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    Understanding Clinical Trials

    What are Clinical Trials and Why are They Important?

    A clinical trial is an organized research study designed to investigate new methods of preventing, detecting, diagnosing, or treating an illness or disease, such as cancer. In some instances, clinical trials attempt to improve a patient’s quality of life. When studying cancer treatment, researchers generally attempt to determine whether a new method of treatment is superior to the standard (currently approved) treatment of the ailment.

    Clinical trials are extremely important in discovering new techniques to fight disease. For example, many of the advances in breast cancer detection and treatment resulted from clinical trials. These advances include:

    Despite the importance of clinical trials to both patients and researchers, a recent survey by the American Society of Clinical Oncology (ASCO) shows that only 2% to 3% of adult patients participate in clinical trials. Comparatively, 60% to 70% of children with cancer are enrolled in trials. Of the 6,000 cancer adult patients surveyed by the ASCO, 84% said they were unaware of trials or unsure they would qualify for participation in a trial. Other reasons for low participation include the concern about medical costs, fear that treatment would not be adequate, and the concern of traveling long distances for treatment.

    A current clinical trial is investigating whether the drug raloxifene (left) is as effective as tamoxifen (right) at preventing breast cancer in high-risk women. The STAR trial is still enrolling post-menopausal women in the U.S., Canada, and Puerto Rico. Click here to learn more about the STAR trial.

    How are Clinical Trials Planned, Approved and Conducted?

    Before a new type of examination or treatment is approved by the U.S. Food and Drug Administration (FDA) for general use in the United States, it must first be evaluated in clinical trials. Clinical trials are typically conducted at universities, cancer centers, hospitals, or clinics. Before a clinical trial may be conducted, the proposed trial must be reviewed by an Institutional Review Board (IRB). An IRB is a separate board of scientists, physicians, and nurses who are not associated with the clinical trial. Once approved by the board, the trial is closely monitored by the IRB and given a formal review each year (or other interval depending on the length of the trial). Click here to learn more about the U.S. drug approval process.

    Researchers for each clinical trial follow an accepted protocol—a planned course of action. For cancer treatment, the protocol includes dosage levels, frequency, and duration of treatment. Protocols also establish the frequency and type of laboratory work or other tests needed to assess a patient’s progress. Clinical trials for cancer treatment may have one, two, three, or four different treatment plans. Usually, participants in trials with more than one treatment plan are randomly selected to receive one of the plans. Many clinical trials are double blind; neither the patient nor the researcher knows what type of treatment is being administered to a given patient. Double blind studies allow researchers to clearly see what the true benefits and side effects of a drug or treatment may be without the influence of other factors.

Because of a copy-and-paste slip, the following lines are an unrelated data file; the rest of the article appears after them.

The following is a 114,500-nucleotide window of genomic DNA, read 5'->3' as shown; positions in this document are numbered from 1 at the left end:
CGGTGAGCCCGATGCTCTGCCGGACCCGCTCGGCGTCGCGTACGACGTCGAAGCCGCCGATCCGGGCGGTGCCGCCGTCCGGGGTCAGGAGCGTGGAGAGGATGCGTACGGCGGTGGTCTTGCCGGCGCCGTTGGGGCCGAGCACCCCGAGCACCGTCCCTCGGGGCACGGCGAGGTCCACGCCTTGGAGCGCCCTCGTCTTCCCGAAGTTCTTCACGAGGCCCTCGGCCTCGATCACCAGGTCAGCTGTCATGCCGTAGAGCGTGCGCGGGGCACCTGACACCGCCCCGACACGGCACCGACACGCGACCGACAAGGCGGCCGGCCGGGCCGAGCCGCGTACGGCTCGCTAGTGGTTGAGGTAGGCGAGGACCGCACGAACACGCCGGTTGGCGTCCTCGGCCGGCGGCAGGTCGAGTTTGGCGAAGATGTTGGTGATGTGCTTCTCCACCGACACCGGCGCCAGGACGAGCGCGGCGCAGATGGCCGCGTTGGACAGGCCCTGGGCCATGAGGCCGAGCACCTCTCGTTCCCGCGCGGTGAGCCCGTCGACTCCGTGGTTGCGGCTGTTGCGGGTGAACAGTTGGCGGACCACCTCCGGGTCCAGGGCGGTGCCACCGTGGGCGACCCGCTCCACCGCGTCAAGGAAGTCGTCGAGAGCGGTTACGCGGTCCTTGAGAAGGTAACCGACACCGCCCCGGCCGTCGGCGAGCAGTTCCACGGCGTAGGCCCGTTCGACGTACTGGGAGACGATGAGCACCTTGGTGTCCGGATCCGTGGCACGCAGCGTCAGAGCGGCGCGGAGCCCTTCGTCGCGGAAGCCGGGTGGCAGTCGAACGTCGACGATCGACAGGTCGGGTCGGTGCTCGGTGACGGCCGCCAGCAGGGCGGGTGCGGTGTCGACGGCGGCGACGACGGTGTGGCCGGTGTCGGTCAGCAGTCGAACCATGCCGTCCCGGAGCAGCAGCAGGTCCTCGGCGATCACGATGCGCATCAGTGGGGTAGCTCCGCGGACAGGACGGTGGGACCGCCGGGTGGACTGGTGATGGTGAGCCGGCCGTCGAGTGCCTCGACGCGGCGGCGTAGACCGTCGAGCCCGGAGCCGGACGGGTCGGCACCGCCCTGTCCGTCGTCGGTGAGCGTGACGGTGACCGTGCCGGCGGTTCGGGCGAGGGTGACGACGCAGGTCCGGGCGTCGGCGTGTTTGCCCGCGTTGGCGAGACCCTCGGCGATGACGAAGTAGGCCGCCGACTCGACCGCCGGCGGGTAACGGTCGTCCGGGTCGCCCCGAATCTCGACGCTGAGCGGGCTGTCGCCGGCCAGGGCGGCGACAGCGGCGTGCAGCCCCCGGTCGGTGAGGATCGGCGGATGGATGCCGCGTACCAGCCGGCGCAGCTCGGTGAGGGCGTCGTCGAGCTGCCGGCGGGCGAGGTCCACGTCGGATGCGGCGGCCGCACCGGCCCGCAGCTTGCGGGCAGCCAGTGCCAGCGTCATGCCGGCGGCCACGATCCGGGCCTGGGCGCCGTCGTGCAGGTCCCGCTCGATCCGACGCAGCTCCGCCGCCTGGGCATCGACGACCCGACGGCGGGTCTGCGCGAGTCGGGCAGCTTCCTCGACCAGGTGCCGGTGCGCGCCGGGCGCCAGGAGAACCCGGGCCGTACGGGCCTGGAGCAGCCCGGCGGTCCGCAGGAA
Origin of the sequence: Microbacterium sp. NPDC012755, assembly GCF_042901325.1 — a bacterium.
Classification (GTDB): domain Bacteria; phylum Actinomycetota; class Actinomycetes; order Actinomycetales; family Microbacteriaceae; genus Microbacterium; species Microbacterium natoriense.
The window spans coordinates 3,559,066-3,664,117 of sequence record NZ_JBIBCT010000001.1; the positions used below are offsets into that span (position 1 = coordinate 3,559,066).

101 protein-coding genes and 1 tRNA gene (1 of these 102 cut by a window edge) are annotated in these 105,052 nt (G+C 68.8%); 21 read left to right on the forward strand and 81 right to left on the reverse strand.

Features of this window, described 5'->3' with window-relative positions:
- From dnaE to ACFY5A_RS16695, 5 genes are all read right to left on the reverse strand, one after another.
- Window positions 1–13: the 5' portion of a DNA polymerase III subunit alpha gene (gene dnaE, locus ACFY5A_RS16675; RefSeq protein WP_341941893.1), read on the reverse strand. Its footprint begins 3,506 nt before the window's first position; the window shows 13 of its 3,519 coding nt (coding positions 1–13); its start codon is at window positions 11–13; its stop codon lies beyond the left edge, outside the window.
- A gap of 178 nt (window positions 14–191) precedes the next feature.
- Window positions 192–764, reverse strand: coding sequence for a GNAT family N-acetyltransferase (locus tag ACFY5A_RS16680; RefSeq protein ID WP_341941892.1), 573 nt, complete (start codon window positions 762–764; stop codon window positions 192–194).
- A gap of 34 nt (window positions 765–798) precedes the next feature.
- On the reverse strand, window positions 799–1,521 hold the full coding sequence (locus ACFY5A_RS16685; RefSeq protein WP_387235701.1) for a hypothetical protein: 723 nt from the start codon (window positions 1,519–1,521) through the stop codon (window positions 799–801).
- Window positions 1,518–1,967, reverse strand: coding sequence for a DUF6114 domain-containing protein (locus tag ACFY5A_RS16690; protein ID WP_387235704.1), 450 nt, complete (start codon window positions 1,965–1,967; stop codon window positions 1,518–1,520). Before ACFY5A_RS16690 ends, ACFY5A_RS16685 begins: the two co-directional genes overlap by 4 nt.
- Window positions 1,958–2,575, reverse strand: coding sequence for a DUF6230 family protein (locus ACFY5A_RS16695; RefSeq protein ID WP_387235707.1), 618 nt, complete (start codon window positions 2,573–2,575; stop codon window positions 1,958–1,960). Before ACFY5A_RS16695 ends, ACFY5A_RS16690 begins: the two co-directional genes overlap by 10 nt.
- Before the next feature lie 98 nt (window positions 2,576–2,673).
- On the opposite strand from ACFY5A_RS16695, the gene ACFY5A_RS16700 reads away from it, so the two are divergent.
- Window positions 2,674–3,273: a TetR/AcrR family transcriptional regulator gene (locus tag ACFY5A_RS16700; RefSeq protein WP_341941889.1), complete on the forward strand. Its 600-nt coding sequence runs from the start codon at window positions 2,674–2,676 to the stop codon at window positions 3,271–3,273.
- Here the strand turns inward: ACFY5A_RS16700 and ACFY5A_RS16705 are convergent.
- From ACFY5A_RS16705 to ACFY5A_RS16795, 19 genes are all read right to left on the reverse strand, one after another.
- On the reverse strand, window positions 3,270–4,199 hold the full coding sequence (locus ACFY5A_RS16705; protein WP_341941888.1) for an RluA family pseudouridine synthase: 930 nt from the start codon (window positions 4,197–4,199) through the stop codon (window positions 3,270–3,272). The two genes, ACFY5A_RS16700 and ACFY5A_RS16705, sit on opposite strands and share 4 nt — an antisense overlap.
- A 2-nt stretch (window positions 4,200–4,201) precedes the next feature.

Before entering a clinical trial, the patient must give his or her informed consent. This means that the researchers must explain the protocol and goal of the clinical trial and inform the patient of possible benefits and risks of participation. A patient may then freely decide whether to participate in the trial. Clinical trials are not binding; patients may leave at any time.

    What are the Different Types ("Phases") of Clinical Trials?

    There are several different types of clinical trials:

    Phase I trials usually test a new type of cancer treatment and are only given to a small number of participants. The purpose of a Phase I trial is to learn how to administer a treatment safely. Researchers will closely monitor the participants’ side effects and adjust dosages if need be.

    Phase II trials attempt to determine patients’ responses to treatments. Typically 30 to 40 people participate in Phase II trials. In Phase II cancer treatment trials, participants are closely monitored to see if their cancerous tumors shrink during treatment. If a patient’s tumor shrink, it is responsive to treatment. If at least one-fifth of the participants "respond" to treatment, the treatment is considered successful. Researchers of Phase II trials also monitor side effects. If enough patients respond to therapy, the trial moves to Phase III.

    Phase III trials enroll a large number of participants (sometimes thousands). Patients are usually divided into groups: one group receives standard therapy (control group) and the other group receives the new therapy. For example, the STAR clinical trial (Study of Tamoxifen and Raloxifene) is a Phase III trial that is enrolling 22,000 post-menopausal women 35 years of age or older who are at increased risk for developing breast cancer. The STAR Trial will compare the long-term safety of using the drugs tamoxifen and raloxifene to prevent breast cancer. As with Phase I and Phase II trials, Phase III participants are closely monitored for potentially dangerous side effects. If side effects become too severe, the trial may be canceled.

    Category # of Participants Purpose
    Phase I Less than 10 tests how to administer a new therapy, exam, or preventive option
    Phase II 30-40 tests patient responses to a new therapy, exam, or preventive option